Time flies -- my post here has been sporadic lately, although I have not been slacking off! For one, the study at the Golden Gate Atelier has resumed on October 1st after the summer break, and boy was I rusty! I am struggling Monday through Thursday trying to regain the skills of seeing shapes, comparing values, measuring angle and length by drawing from live models and copying master drawings, which leaves only the weekends to paint. Even those are hard to come by, however, since I have a couple of art fair events coming up every weekend of October (I will talk about my experiences in tomorrow's post, since I've learned quite a bit in my first art fair, and during the discussions with other artists who are veterans in these affairs)! Between printing, framing, setting up and taking down tents and panels, and long driving sessions, there are only a couple of hours here and there left to create new work. I am itching to paint and managed to paint in early mornings and late nights for an hour here, an hour there. Progress has been slow, but I thought I should at least share them here:
Soar, Watercolor on Arches 140# Cold Press Paper , 6"h x 6"w, WIP 2
I've got farthest with this little 6" x 6" little painting of bird of paradise. It is not a very complicated image, and the reference photo is very colorful. I decided to try out the multi-colored layering techniques I've been learning in the fabulous Jeannie Vodden's class, and practicing painting with lots of water, thin layers of pigments, and wet-on-dry. Well, I would not say I was completely successful -- in some of the shapes of darker foliage areas I got carried away and again started blending thick, juicy pigments wet-in-wet. But I am not unhappy with the results. I would like to practice saving areas of delicate, light-valued passages using this method in my next exercises... I feel I do painting too heavy-handed sometimes and did not quite utilize the full potential of the delicate nature of watercolor glazes. Something to ponder about in future projects!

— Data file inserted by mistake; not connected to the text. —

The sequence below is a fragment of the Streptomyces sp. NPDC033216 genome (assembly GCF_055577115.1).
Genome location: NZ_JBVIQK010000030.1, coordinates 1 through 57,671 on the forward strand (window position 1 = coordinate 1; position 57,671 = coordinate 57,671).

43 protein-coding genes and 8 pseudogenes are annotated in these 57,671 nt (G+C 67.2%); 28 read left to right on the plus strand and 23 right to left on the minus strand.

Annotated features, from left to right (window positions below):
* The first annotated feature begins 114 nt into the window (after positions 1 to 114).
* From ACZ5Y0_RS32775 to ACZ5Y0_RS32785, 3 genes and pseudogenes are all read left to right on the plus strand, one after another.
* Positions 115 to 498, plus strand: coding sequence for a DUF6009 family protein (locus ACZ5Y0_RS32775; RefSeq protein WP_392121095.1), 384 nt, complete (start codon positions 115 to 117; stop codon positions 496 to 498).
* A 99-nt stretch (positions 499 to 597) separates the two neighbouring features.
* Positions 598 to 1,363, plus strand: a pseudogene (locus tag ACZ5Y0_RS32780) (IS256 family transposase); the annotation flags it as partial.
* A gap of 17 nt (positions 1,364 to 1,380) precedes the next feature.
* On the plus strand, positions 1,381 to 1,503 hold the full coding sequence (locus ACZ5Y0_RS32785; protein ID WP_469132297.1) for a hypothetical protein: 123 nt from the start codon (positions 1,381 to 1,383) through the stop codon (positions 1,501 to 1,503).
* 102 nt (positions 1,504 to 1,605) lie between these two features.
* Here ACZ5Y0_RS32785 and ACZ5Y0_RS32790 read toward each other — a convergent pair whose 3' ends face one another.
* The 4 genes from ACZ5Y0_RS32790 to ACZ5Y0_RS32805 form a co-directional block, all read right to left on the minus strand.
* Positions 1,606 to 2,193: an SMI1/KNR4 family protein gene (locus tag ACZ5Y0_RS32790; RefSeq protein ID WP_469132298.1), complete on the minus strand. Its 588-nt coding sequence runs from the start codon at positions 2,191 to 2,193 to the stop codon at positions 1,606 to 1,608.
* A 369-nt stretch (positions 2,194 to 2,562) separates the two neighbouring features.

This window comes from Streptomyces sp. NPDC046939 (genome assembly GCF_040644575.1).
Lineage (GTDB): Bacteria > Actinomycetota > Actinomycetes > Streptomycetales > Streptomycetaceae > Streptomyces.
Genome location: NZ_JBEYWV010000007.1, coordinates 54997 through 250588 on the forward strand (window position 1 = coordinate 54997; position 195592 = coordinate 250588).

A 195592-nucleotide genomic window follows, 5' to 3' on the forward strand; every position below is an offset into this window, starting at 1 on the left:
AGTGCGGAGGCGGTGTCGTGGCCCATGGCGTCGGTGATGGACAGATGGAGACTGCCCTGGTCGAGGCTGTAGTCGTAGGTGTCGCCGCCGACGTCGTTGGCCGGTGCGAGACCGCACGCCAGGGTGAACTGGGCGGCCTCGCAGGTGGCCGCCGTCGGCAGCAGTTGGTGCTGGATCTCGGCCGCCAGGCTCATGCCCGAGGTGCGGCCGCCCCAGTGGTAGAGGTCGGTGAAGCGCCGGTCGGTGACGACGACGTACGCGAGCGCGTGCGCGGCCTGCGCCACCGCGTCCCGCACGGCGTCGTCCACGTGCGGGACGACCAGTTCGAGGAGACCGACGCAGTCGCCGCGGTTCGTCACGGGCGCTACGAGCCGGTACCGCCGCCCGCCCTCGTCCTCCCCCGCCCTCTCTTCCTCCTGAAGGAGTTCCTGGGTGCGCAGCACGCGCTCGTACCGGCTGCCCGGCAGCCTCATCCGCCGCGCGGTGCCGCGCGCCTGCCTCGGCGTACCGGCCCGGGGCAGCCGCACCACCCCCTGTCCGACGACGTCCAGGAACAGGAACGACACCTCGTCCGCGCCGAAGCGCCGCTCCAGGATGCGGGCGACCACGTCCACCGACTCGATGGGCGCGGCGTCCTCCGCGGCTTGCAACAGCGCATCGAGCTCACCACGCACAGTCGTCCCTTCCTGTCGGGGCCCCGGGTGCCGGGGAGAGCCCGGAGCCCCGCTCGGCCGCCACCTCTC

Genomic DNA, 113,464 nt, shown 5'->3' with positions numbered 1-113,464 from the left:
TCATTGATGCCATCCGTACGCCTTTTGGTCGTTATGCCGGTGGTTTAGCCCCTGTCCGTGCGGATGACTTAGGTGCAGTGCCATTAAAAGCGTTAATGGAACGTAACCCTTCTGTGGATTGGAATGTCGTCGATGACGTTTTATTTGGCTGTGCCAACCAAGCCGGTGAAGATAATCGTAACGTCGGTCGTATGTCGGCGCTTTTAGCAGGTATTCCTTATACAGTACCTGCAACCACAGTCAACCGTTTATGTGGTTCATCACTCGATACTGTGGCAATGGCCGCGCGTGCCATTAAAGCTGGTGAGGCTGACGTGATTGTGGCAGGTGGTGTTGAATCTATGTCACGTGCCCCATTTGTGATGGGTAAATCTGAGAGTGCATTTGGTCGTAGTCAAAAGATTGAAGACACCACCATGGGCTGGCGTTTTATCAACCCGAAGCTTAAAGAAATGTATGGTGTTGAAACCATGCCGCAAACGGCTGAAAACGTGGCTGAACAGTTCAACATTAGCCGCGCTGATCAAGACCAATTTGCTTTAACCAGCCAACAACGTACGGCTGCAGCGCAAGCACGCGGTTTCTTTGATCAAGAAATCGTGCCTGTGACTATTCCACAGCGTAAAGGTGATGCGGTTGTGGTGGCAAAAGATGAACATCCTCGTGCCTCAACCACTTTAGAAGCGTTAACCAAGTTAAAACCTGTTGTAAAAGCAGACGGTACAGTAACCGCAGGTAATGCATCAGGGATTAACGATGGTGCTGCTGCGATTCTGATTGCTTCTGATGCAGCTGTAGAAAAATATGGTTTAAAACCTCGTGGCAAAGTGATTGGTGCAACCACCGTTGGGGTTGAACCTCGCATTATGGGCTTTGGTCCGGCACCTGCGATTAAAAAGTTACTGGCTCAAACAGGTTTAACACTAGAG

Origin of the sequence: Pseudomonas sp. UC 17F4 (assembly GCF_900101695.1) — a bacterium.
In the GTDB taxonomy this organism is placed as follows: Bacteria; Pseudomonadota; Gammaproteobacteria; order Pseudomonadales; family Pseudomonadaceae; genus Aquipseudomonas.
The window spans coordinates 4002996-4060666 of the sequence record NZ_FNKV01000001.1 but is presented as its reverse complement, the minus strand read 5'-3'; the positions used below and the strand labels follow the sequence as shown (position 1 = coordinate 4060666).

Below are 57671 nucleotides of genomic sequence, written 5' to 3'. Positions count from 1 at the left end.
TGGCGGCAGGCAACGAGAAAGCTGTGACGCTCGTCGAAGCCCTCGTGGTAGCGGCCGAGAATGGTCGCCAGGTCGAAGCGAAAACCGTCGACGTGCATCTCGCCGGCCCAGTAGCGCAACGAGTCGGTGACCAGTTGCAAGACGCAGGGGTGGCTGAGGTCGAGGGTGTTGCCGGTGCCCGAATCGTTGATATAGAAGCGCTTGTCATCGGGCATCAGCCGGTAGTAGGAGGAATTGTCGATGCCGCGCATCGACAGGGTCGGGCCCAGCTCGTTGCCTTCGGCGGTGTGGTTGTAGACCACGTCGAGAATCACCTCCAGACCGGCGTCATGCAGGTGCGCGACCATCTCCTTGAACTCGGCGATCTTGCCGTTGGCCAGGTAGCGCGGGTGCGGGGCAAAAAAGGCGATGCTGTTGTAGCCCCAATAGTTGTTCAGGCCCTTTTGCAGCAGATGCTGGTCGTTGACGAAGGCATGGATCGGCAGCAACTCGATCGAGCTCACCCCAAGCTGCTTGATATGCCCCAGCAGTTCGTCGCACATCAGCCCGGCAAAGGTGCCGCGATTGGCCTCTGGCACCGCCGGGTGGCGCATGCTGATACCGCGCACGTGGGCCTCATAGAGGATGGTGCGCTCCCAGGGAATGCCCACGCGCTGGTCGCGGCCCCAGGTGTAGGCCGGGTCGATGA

Jungle Fire, Watercolor on Arches 140# Cold Press Paper , 8"h x 10"w, WIP 4
In this cropped bird of paradise painting, I have practiced the same glazing method as in the one above and managed to achieve soft blended edges in the background foliage areas. Now it's time to get that intense, rich orange color of the flower on there!
Heliconia Dance, Watercolor on Arches 140# Cold Press Paper , 7"h x 5"w, WIP 2
This heliconia painting is still at its beginning stage. I am learning from the two bird of paradise projects, and taking my time to build up values using blended thin layers of pure colors. I love paintings at this stage -- you can play with the abstract shapes of light and dark, take liberty with the colors, and enjoy the flow of wet pigments on paper without worrying too much to make it look like the photo. Since I am enjoying this process so much, I am suspicious I've indulged a bit too long at this stage... :-P